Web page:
Where will your retirement money come from? If you’re like most people, qualified-retirement plans, Social Security, and personal savings and investments are expected to play a role. Once you have estimated the amount of money you may need for retirement, a sound approach involves taking a close look at your potential retirement-income sources.
Taking your Social Security benefits at the right time may help maximize your benefit.
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Lifestyle considerations in creating your retirement portfolio.
As our nation ages, many Americans are turning their attention to caring for aging parents.
A change in your mindset during retirement may drive changes to your portfolio.
Looking forward to retirement? It's critical to understand the difference between immediate and deferred annuities.
Experiencing negative returns early in retirement can potentially undermine the sustainability of your assets.
Regardless of how you approach retirement, there are some things about it that might surprise you.
This calculator compares employee contributions to a Roth 401(k) and a traditional 401(k).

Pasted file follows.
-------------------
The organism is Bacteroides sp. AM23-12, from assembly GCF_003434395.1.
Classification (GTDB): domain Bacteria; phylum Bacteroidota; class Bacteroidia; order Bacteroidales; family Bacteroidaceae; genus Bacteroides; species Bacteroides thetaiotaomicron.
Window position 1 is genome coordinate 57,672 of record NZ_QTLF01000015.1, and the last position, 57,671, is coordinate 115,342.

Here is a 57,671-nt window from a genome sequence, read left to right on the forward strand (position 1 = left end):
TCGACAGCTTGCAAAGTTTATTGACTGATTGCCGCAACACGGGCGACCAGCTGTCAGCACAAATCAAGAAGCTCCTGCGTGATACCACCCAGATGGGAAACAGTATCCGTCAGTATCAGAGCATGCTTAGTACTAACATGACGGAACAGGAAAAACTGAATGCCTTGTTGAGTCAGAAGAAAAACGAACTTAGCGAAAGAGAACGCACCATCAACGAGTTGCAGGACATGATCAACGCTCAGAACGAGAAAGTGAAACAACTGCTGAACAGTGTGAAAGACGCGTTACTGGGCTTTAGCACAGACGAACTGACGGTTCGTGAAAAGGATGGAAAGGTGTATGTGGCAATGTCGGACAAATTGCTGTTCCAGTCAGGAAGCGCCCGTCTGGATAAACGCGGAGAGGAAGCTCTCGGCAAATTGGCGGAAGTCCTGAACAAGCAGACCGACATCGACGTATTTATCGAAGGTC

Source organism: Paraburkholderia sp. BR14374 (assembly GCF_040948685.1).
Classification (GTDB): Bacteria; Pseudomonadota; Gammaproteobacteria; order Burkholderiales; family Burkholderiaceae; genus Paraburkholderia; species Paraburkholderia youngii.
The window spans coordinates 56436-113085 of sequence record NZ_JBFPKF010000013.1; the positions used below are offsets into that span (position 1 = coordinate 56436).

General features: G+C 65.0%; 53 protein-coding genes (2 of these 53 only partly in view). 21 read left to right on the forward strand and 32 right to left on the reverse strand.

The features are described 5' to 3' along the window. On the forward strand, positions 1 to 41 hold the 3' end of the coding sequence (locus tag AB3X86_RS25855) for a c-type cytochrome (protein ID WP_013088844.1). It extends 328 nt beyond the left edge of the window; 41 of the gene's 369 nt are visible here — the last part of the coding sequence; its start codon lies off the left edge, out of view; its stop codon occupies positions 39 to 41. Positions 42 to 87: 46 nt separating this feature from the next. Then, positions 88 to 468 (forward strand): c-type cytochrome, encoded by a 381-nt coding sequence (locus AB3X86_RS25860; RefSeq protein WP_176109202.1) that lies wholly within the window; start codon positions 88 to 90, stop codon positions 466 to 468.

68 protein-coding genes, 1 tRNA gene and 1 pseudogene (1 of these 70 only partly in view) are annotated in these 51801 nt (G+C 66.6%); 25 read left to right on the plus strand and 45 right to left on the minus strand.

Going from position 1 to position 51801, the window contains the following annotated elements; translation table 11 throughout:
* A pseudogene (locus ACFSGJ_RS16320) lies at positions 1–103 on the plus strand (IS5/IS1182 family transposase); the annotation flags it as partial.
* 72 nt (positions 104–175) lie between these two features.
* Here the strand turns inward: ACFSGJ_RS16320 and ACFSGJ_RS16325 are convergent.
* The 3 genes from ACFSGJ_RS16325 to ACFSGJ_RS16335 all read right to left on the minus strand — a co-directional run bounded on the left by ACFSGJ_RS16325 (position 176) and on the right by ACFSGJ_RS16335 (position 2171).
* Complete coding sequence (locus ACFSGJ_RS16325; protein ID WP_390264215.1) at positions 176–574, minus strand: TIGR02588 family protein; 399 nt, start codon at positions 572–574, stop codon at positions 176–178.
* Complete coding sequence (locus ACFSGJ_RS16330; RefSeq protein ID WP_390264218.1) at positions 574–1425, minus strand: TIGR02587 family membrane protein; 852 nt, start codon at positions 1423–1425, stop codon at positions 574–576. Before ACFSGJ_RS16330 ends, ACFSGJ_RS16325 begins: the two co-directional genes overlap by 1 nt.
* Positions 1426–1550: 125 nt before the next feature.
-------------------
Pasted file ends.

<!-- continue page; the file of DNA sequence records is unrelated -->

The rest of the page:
Estimate the maximum contribution amount for a Self-Employed 401(k), SIMPLE IRA, or SEP.
Estimate how much income may be needed at retirement to maintain your standard of living.
Estimate how long your retirement savings may last using various monthly cash flow rates.
This calculator compares a hypothetical fixed annuity with an account where the interest is taxed each year.
This calculator can help you estimate how much you may need to save for retirement.
A bucket plan can help you be better prepared for a comfortable retirement.
Make your retirement as exciting as your next vacation.
How does your ideal retirement differ from reality, and what can we do to better align the two?
Here are five facts about Social Security that might surprise you.
There are a lot of misconceptions about Social Security. Here’s the truth about three of them.
Retiring early sounds like a dream come true, but it’s important to take a look at the cold, hard facts.